Can A Hagfish Kill You? Laying An Age-long Confusion To Rest

Can A Hagfish Kill You

The hagfish is a true deep-sea monster. While the word “fish” may be off the mark, “hag” is not. 

The hagfish is often regarded as one of the world’s ugliest animals, as it has practically every trait that we find unpleasant in animals.

It appears peaceful enough, sitting on the bottom of the tank with its catfish-like. However, just behind these whiskers, hidden out of sight, is a mouth so scary.

This creepy mouth has two pairs of comb-shaped teeth that draw in and out on a cartilaginous plate. However, hagfish always consume their prey from the inside out. 

First, let’s answer this question.

Can a hagfish kill you?

No, the hagfish cannot kill you. 

Hagfish lack jaws, but they do contain two rows of keratin-based “teeth.” Instead, they use a plate of toothy cartilage in their teeth to rasp away at carcasses.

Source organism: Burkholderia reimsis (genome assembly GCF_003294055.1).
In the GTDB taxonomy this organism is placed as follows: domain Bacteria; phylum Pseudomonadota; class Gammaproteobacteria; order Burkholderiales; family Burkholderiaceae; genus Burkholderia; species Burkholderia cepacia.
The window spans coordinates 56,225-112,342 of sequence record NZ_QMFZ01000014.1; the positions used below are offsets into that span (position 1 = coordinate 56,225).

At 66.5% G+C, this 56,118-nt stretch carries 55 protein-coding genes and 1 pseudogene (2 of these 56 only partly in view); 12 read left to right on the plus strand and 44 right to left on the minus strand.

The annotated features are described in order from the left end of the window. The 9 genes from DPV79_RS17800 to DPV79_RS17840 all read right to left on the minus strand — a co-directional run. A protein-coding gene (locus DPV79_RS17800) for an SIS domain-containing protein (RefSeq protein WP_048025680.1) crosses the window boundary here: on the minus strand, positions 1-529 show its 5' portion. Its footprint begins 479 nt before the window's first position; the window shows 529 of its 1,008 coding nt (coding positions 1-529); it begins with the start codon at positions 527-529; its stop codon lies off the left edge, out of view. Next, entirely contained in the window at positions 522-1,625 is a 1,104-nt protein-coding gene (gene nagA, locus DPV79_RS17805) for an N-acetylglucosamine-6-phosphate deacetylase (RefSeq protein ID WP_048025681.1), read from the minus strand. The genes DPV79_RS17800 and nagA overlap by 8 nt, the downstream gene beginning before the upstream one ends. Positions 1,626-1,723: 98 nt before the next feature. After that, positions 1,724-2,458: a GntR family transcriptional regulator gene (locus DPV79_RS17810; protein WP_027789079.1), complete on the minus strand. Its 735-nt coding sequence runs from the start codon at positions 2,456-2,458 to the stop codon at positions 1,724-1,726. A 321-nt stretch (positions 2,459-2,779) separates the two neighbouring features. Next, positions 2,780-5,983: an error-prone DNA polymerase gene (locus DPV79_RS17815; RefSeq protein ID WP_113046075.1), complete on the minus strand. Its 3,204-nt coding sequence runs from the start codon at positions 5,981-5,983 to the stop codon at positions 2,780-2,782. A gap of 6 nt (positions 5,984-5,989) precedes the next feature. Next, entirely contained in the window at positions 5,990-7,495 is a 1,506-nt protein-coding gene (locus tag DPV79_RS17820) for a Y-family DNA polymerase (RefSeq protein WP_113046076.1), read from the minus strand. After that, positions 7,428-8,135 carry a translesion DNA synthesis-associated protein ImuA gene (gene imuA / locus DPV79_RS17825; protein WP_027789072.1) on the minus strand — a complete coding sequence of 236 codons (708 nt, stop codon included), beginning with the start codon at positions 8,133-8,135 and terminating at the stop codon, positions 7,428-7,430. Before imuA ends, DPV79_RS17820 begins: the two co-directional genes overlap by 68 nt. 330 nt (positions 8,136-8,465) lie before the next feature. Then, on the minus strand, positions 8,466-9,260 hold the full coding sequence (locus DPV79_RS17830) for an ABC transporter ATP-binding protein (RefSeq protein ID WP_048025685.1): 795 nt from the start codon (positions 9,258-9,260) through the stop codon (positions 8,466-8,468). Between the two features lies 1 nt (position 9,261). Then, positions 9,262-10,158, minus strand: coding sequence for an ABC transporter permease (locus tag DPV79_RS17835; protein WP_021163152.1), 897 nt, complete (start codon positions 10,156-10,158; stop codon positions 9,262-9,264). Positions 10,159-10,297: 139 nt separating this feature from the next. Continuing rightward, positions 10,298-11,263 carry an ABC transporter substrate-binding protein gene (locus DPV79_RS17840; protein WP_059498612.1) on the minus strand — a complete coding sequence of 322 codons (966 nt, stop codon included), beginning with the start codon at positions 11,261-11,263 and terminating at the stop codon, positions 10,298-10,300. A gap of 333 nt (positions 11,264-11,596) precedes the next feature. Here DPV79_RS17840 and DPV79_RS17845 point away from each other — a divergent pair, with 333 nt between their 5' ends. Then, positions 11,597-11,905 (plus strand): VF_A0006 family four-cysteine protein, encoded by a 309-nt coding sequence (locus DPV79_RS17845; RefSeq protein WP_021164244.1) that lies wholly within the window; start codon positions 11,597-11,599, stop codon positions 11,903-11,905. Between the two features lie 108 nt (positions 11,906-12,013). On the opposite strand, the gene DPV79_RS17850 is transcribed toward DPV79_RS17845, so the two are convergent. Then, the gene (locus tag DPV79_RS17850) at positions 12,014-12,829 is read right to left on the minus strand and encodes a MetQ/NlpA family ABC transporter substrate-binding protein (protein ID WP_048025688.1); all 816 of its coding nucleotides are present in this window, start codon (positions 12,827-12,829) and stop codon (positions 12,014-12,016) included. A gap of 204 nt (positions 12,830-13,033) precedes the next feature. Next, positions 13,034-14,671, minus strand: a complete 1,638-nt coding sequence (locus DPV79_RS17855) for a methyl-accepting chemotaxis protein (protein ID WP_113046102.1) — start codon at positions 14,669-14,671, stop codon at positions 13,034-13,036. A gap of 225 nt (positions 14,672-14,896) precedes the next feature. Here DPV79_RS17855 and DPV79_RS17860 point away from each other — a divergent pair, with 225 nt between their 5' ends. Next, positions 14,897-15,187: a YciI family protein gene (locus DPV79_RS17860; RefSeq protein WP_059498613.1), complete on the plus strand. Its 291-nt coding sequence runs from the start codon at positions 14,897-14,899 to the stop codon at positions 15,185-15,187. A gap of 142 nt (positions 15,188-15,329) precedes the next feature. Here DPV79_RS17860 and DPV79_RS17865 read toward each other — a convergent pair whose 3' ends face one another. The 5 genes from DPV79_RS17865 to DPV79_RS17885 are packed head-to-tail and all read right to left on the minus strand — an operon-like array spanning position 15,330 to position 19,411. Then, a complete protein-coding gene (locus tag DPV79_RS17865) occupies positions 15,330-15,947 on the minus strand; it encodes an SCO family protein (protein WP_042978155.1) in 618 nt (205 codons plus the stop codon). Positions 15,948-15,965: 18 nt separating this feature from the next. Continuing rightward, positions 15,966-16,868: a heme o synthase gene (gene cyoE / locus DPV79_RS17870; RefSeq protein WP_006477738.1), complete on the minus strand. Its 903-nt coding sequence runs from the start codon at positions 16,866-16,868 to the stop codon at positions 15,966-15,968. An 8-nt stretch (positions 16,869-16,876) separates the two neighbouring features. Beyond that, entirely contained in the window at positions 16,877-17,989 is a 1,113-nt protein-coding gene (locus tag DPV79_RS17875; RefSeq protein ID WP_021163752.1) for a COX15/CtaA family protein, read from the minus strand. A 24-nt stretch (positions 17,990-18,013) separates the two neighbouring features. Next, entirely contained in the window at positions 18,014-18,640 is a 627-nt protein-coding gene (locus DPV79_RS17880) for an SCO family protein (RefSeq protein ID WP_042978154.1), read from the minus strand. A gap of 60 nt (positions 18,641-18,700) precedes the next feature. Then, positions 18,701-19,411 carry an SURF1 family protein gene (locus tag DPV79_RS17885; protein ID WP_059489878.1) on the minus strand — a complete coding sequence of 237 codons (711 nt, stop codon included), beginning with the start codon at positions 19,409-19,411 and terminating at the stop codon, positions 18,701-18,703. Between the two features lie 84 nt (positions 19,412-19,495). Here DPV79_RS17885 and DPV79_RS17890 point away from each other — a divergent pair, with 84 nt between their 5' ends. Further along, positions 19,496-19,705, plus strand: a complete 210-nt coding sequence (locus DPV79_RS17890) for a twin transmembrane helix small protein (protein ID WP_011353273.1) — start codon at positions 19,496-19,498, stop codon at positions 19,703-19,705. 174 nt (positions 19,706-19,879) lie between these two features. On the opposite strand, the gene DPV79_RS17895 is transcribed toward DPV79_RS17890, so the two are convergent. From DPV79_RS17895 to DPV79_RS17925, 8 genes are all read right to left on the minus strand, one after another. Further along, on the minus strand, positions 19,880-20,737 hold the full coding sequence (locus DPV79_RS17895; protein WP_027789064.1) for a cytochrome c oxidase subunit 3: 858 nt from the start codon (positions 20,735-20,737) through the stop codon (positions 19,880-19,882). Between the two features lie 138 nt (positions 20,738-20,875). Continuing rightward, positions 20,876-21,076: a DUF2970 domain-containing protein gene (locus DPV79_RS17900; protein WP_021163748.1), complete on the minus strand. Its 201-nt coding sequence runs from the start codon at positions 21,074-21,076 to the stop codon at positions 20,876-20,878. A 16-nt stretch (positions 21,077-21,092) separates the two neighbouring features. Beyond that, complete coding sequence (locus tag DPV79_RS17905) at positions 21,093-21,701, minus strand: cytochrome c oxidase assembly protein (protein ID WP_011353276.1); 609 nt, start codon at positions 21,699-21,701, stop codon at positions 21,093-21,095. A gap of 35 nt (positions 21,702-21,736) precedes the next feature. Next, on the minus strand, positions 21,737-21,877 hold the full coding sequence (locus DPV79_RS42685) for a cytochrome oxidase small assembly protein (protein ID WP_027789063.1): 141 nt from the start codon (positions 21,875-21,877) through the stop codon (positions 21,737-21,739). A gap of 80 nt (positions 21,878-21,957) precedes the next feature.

The stomach contents of this fish have revealed that it can only eat dead whales, fish, sharks, birds, and even dead humans. 

They will swim inside a carcass and consume the dead animals from the inside out once torn apart. 

Are The Hagfish Edible?

Although hagfish have been in existence for many centuries, they’re found all over the world. Koreans only consume them. 

Hagfish are commonly peeled alive and fried with onion and garlic in Korean fish markets. Hagfish struggles in snotty circles until they are killed, fried, sliced, and garnished with a red pepper sauce.